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Why and How To Recruit For Apprentice Jobs

Published: Friday 7th August 2015

Apprentice being shown how to code by a mentor

Apprentices are employees aged sixteen or above, who combine working for a business with part-time study for a qualification related to their field of employment. 

Many organisations, like Zoek’s parent company Brookfield Rose, are seeing the value that hiring apprentices can have on their business and are tying apprenticeship schemes into their other Corporate Social Responsibility policies.

By hiring an apprentice your business must allow them the following;

 Work amongst other experienced staff in your business
 Receive training to learn job-specific skills
 Be given time to study for a work-based qualification during their working week (usually one day a week at a college or training provider).

What To Look For In An Apprentice 

Someone seeking an apprentice job is likely to be a young person who has minimal, if any, work experience. Therefore the normal rules of what to look for in a candidate may not apply. However you may wish to look for the following qualities when recruiting for an apprentice vacancy. 

Although the apprentice might not have had a similar full-time job before, that doesn’t mean they aren’t necessarily able to demonstrate applicable skills from school-arranged work experience, weekend and holiday jobs or from helping out in a family business. 

Extra-curricular activities and voluntary experience may also be a good indicator of the skills they have and their commitment to the apprentice job at hand. For example, someone who has been a dedicated horse rider for years, or who has volunteered in a local animal shelter, will most likely already have relevant skills and be able to show real dedication to a role involving animals.

A vital part of hiring an apprentice is offering them the opportunity to work and learn alongside experienced members of staff, so it is important to recruit someone who has demonstrable teamwork skills. Also as apprenticeships last between 1-4 years, recruiting an apprentice requires a long-term commitment from employers so it is important to hire a candidate that displays enthusiasm for the role and is also willing to make the commitment required.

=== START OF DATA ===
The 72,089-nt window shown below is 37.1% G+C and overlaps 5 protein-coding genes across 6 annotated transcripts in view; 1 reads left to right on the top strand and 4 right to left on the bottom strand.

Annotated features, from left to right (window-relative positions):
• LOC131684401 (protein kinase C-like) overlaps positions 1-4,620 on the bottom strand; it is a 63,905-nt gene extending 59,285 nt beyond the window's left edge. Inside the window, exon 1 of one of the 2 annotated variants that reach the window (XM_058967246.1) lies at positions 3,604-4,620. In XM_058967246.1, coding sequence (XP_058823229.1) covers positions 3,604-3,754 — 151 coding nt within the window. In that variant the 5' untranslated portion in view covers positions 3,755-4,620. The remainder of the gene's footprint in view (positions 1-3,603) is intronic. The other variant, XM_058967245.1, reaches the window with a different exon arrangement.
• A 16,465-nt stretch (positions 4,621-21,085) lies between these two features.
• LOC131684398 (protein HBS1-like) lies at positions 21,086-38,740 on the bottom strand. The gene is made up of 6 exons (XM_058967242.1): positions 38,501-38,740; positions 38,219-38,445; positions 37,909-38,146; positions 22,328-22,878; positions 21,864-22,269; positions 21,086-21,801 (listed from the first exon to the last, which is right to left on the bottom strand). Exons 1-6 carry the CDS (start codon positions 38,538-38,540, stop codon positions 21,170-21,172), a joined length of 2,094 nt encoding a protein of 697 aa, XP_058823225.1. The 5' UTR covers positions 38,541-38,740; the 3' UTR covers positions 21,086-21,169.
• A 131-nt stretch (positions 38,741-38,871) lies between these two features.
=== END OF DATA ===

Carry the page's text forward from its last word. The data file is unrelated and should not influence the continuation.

How Much Does It Cost To Take On An Apprentice?

Hiring an apprentice costs a business less than half the National Minimum Wage for an employee aged 21 or over. Currently the National Minimum Wage for an apprentice is £2.73 per hour. 

Many businesses interested in hiring an apprentice can also apply for a grant to help fund the employment of up to five apprentices in England or Wales, if you have less than 50 employees and the apprentices are aged between16-24. 

Although it costs less to employ an apprentice, it would be short-term thinking to see recruiting an apprentice, rather than a more experienced employee, as the “cheap option”. You will need to show real commitment and dedication to your apprentice, who is likely to be a young school leaver or only have minimal work experience. 

How To Find An Apprentice

Once you have decided to take on an apprentice finding the right candidate is key. Draft a job specification you are happy with that includes information on what the apprentice will be doing day-to-day and also what qualification they will get upon completion.

By selecting a job search app like Zoek to advertise your apprentice vacancy, you are positioning yourself in front of a target audience who are already using mobile phones, more than laptops and tablets. Zoek is free for users to download on both iPhone and Android and with more than 42,000 downloads to date (Aug, 2015) gives you a huge audience to engage with.


For more information on posting job ads with Zoek contact our team today, or sign-up on our new Hirer Portal to start posting jobs now.

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